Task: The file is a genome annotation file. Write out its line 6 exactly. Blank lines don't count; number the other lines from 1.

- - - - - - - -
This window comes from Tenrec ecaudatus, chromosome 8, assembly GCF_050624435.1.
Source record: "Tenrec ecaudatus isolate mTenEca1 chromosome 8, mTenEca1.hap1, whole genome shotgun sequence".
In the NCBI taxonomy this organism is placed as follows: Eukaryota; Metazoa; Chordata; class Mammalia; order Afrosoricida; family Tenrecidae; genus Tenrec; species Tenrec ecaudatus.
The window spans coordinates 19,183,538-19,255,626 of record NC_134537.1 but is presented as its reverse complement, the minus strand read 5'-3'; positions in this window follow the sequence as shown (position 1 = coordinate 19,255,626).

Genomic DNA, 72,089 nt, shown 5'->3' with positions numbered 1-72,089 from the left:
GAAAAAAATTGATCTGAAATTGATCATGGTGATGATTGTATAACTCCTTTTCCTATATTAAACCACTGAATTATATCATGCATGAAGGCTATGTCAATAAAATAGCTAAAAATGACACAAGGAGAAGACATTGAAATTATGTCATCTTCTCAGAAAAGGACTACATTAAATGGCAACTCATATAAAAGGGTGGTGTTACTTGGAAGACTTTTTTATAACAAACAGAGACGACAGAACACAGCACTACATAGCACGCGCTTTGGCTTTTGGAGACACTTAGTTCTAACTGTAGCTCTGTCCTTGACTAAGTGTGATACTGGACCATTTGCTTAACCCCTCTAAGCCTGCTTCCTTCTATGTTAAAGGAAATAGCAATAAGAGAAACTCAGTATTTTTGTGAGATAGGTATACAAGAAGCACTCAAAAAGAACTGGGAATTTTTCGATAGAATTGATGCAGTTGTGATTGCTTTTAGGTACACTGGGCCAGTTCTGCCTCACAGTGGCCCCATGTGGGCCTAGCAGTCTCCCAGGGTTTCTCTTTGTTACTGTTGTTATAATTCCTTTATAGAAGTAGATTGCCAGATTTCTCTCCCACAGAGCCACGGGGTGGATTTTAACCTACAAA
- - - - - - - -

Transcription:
GAAAAAAATTGATCTGAAATTGATCATGGTGATGATTGTATAACTCCTTTTCCTATATTAAACCACTGAATTATATCATGCATGAAGGCTATGTCAATAAAATAGCTAAAAATGACACAAGGAGAAGACATTGAAATTATGTCATCTTCTCAGAAAAGGACTACATTAAATGGCAACTCATATAAAAGGGTGGTGTTACTTGGAAGACTTTTTTATAACAAACAGAGACGACAGAACACAGCACTACATAGCACGCGCTTTGGCTTTTGGAGACACTTAGTTCTAACTGTAGCTCTGTCCTTGACTAAGTGTGATACTGGACCATTTGCTTAACCCCTCTAAGCCTGCTTCCTTCTATGTTAAAGGAAATAGCAATAAGAGAAACTCAGTATTTTTGTGAGATAGGTATACAAGAAGCACTCAAAAAGAACTGGGAATTTTTCGATAGAATTGATGCAGTTGTGATTGCTTTTAGGTACACTGGGCCAGTTCTGCCTCACAGTGGCCCCATGTGGGCCTAGCAGTCTCCCAGGGTTTCTCTTTGTTACTGTTGTTATAATTCCTTTATAGAAGTAGATTGCCAGATTTCTCTCCCACAGAGCCACGGGGTGGATTTTAACCTACAAA